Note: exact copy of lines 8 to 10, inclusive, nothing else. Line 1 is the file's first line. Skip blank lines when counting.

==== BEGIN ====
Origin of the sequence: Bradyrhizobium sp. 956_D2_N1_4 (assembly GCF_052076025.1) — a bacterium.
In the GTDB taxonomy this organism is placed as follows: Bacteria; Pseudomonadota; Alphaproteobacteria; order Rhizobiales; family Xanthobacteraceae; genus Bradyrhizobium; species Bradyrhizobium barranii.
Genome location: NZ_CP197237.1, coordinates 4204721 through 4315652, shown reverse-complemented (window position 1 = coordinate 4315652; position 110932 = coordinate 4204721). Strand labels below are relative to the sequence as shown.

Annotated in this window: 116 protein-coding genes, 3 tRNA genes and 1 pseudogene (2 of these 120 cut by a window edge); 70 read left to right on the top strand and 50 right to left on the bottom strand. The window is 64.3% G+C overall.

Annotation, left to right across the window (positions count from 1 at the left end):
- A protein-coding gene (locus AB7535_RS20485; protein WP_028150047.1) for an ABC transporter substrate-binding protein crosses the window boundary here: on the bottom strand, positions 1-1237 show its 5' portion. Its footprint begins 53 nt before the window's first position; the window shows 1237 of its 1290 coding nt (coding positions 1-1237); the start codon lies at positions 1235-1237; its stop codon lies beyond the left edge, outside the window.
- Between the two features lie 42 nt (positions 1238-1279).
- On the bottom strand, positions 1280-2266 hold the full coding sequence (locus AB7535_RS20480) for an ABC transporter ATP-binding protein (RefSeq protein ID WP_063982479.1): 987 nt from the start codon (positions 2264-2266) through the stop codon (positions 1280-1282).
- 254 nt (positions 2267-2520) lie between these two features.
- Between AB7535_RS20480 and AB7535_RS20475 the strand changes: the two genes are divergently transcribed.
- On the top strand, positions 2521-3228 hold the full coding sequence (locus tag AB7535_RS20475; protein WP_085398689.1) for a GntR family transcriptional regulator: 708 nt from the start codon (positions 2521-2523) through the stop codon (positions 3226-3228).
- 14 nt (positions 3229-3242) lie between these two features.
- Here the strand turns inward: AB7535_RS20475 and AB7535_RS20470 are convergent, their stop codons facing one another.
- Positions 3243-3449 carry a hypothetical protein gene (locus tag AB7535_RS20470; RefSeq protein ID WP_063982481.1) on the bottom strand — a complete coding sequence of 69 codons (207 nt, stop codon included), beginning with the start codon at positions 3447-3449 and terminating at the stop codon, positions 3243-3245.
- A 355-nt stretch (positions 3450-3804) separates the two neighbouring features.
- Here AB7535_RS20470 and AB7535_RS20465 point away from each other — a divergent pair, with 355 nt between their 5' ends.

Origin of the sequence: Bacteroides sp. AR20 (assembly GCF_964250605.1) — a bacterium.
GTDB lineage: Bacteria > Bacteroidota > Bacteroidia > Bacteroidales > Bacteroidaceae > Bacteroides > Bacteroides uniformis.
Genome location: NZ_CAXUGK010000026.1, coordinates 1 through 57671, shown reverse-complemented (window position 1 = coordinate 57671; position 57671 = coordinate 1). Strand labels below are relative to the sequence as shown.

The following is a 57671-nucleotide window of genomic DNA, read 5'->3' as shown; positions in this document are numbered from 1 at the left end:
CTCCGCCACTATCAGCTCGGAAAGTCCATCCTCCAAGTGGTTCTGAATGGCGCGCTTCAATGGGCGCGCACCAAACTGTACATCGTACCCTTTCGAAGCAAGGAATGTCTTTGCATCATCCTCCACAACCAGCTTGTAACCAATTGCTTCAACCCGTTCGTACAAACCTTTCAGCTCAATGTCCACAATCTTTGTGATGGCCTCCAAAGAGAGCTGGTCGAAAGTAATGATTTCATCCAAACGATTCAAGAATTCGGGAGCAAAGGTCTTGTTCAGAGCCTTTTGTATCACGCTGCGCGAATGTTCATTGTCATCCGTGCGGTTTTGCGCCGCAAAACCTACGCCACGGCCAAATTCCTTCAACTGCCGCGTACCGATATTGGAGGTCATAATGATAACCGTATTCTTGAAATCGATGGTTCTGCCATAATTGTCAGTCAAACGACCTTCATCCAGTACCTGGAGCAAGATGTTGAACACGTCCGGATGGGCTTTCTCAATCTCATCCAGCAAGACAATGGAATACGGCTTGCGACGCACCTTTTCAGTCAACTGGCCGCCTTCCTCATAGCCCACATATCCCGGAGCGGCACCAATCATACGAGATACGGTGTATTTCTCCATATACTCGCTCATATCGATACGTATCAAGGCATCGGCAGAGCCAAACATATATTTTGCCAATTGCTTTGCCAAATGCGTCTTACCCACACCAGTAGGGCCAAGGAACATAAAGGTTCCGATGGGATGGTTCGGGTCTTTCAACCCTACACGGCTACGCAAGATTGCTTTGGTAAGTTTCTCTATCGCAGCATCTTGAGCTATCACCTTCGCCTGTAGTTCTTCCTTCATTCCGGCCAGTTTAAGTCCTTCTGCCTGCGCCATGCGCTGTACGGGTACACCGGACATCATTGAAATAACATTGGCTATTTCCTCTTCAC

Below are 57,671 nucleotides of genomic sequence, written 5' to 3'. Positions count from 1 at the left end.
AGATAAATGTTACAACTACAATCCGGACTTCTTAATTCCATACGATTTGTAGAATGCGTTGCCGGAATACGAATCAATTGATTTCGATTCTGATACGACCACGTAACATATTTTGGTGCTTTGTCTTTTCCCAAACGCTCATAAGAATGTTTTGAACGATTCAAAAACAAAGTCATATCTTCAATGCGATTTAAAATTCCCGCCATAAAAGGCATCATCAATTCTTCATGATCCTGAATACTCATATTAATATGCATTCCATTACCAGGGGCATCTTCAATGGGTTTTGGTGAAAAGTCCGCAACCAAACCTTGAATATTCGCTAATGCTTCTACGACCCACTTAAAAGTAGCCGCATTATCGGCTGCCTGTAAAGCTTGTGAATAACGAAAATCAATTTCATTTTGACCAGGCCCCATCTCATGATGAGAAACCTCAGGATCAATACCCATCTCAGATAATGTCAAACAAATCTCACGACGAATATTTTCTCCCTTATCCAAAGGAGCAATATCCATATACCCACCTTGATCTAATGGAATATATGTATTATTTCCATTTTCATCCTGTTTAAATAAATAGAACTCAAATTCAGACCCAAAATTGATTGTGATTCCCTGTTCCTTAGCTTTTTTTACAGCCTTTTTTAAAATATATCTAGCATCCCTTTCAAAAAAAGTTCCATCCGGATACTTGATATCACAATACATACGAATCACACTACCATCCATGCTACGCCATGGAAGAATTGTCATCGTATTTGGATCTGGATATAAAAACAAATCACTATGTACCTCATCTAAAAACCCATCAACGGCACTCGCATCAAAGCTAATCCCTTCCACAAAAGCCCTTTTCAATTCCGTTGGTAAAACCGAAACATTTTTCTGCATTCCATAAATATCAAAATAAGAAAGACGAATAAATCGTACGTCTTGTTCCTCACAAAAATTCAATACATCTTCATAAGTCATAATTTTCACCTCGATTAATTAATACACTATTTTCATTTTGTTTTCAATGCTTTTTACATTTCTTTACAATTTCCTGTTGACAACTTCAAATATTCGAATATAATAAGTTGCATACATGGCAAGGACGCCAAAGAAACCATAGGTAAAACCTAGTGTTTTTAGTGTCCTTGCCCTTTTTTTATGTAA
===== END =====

- On the bottom strand, positions 1280-2266 hold the full coding sequence (locus AB7535_RS20480) for an ABC transporter ATP-binding protein (RefSeq protein ID WP_063982479.1): 987 nt from the start codon (positions 2264-2266) through the stop codon (positions 1280-1282).
- 254 nt (positions 2267-2520) lie between these two features.
- Between AB7535_RS20480 and AB7535_RS20475 the strand changes: the two genes are divergently transcribed.